The minority Turkish Cypriots "cannot compromise" on having an equal say in how the central government of an envisioned federated Cyprus is run, Turkish foreign minister Mevlut Cavusoglu said. Greek Cypriots turned down an earlier Turkish Cypriot demand for veto power on the decisions of any federal government, concerned it could lead to ceding direct or indirect control to Turkey.
Cyprus split into Greek and Turkish sides in 1974, after Turkey invaded following a coup aimed at uniting with Greece. Turkey is the only country that recognizes a Turkish Cypriot declaration of independence for the northern third of the island and keeps more than 35,000 troops there.
Greek Cypriots reject allowing a permanent Turkish troop presence on the Mediterranean island nation if it reunifies. Turkish Cypriots see decision-making parity as key to avoiding junior status in any partnership with the majority Greek Cypriots.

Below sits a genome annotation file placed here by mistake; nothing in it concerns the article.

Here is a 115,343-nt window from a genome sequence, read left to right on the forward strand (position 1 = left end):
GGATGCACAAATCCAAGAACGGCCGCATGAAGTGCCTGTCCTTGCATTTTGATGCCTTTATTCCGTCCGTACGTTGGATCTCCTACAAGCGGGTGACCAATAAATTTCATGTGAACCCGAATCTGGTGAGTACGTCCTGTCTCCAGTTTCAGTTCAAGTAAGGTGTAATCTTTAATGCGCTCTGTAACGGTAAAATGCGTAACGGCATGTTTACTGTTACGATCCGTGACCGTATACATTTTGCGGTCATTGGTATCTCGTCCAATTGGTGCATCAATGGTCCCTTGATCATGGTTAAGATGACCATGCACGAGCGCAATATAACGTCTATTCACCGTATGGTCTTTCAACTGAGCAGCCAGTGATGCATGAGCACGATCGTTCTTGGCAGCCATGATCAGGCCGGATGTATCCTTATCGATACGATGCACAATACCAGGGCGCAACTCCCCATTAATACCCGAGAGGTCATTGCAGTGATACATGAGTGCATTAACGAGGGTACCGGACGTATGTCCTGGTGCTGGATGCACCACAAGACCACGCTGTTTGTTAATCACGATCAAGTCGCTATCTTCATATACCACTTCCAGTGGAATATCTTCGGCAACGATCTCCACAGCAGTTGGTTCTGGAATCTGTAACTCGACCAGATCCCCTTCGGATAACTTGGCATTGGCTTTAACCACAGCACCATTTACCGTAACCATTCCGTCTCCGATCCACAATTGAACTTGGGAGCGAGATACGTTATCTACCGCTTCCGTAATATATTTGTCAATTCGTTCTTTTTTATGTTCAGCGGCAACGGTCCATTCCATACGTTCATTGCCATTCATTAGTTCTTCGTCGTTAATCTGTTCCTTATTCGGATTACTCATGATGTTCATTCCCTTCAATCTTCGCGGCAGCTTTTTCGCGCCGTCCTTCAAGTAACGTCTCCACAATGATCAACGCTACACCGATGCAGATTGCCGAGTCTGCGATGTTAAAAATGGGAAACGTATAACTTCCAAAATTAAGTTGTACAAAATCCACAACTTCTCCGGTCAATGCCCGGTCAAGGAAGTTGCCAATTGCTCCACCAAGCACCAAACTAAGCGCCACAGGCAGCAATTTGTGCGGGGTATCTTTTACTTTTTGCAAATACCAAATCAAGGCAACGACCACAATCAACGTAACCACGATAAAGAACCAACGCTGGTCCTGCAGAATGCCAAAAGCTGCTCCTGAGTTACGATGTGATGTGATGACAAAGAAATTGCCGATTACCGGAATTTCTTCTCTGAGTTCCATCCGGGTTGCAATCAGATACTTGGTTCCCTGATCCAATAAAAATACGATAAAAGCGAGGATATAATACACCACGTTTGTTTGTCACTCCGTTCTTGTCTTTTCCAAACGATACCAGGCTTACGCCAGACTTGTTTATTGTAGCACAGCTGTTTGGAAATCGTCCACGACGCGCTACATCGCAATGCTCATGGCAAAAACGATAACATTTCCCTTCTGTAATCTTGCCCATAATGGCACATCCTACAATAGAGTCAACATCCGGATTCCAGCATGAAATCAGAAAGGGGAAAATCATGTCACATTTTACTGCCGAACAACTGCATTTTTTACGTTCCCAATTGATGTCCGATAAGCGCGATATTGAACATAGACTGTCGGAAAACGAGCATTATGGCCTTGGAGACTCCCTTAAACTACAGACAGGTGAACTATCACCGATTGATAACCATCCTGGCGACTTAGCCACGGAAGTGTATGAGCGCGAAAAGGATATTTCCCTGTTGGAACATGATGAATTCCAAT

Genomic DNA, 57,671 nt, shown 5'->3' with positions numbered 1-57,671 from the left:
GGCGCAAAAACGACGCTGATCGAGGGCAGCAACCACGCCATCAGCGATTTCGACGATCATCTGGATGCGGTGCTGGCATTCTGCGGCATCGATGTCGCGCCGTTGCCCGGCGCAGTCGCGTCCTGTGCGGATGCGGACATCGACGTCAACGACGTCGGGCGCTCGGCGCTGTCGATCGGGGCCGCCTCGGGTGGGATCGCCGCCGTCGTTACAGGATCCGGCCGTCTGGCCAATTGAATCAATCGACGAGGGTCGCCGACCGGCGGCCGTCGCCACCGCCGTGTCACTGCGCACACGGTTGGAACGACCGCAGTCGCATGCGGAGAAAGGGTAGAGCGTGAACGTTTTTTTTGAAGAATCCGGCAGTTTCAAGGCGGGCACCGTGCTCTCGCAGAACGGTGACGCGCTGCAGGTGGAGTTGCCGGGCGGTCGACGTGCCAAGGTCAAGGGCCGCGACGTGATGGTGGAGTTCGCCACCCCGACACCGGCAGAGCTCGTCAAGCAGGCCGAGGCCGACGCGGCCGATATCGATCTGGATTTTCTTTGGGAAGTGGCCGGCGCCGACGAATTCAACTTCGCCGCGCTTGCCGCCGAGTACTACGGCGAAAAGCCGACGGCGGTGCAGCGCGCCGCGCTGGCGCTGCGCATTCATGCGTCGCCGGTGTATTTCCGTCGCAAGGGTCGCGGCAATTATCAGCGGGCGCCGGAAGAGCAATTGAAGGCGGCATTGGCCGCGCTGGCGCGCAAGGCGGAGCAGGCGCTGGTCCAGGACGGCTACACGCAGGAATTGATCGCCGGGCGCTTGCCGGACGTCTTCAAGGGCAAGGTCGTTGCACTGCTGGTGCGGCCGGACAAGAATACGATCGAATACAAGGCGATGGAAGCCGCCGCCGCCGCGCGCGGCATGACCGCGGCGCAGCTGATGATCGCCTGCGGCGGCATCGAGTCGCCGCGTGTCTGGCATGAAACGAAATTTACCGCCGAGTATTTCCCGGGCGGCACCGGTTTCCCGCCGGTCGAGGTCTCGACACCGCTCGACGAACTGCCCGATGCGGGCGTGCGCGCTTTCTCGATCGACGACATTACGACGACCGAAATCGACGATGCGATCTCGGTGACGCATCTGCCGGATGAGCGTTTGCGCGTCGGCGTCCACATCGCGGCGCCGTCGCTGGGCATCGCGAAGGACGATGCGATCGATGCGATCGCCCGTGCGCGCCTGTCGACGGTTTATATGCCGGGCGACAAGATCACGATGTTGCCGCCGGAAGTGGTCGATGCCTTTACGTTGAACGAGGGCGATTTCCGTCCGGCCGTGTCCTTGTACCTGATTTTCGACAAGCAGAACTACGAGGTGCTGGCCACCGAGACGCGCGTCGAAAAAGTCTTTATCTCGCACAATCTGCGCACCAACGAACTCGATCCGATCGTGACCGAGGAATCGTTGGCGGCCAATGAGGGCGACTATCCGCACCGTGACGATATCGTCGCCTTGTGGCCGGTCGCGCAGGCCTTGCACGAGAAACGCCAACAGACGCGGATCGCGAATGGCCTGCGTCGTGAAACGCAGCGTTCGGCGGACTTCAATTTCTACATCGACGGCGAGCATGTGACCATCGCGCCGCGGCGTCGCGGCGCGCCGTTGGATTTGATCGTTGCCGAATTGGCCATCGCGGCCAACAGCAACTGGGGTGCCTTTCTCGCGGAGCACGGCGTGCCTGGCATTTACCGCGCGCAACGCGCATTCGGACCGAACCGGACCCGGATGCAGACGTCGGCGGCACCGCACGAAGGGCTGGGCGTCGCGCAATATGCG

U.N. envoy Jane Holl Lute left Cyprus empty-handed after spending last week shuttling between Greek Cypriot President Nicos Anastasiades and Turkish Cypriot leader Mustafa Akinci to prepare the ground for an eventual return to formal talks.
After talks with Akinci Monday, Cavusoglu addressed another thorny issue: Turkey's drilling for natural gas in waters where Cyprus' internationally recognized government has exclusive rights. The minister said the exploration would continue as long as Greek Cypriots reject a proposal to jointly run a hydrocarbons search with the breakaway Turkish Cypriots.
Cavusoglu dismissed a counter-proposal from Anastasiades: splitting potential gas proceeds with the Turkish Cypriots in proportion to their population if Turkey agreed to negotiate the borders of Cyprus and Turkey's offshore economic zones.
Cyprus Foreign Minister Nikos Christodoulides on Monday accused Turkey of trying to lead the peace process to dead end. He said Cavusoglu's statements confirmed the Greek Cypriot position that Turkey should have no role in a post-settlement Cyprus.